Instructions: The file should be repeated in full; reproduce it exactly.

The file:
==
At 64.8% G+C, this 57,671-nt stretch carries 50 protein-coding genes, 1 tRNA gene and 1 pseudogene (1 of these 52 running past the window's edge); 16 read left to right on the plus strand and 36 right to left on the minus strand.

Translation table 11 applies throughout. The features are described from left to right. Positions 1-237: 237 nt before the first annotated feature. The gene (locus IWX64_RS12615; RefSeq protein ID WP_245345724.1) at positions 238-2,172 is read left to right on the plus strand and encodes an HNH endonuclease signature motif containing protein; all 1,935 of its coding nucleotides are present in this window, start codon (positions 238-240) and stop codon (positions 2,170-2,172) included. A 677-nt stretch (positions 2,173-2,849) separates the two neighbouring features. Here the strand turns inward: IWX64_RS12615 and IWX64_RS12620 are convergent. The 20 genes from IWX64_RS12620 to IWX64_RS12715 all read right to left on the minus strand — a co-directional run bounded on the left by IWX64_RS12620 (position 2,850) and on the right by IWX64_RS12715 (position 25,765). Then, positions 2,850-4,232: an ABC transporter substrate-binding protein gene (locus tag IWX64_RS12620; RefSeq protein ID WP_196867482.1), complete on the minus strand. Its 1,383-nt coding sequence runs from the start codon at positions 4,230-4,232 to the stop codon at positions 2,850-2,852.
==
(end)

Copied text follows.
At 64.8% G+C, this 57,671-nt stretch carries 50 protein-coding genes, 1 tRNA gene and 1 pseudogene (1 of these 52 running past the window's edge); 16 read left to right on the plus strand and 36 right to left on the minus strand.

Translation table 11 applies throughout. The features are described from left to right. Positions 1-237: 237 nt before the first annotated feature. The gene (locus IWX64_RS12615; RefSeq protein ID WP_245345724.1) at positions 238-2,172 is read left to right on the plus strand and encodes an HNH endonuclease signature motif containing protein; all 1,935 of its coding nucleotides are present in this window, start codon (positions 238-240) and stop codon (positions 2,170-2,172) included. A 677-nt stretch (positions 2,173-2,849) separates the two neighbouring features. Here the strand turns inward: IWX64_RS12615 and IWX64_RS12620 are convergent. The 20 genes from IWX64_RS12620 to IWX64_RS12715 all read right to left on the minus strand — a co-directional run bounded on the left by IWX64_RS12620 (position 2,850) and on the right by IWX64_RS12715 (position 25,765). Then, positions 2,850-4,232: an ABC transporter substrate-binding protein gene (locus tag IWX64_RS12620; RefSeq protein ID WP_196867482.1), complete on the minus strand. Its 1,383-nt coding sequence runs from the start codon at positions 4,230-4,232 to the stop codon at positions 2,850-2,852.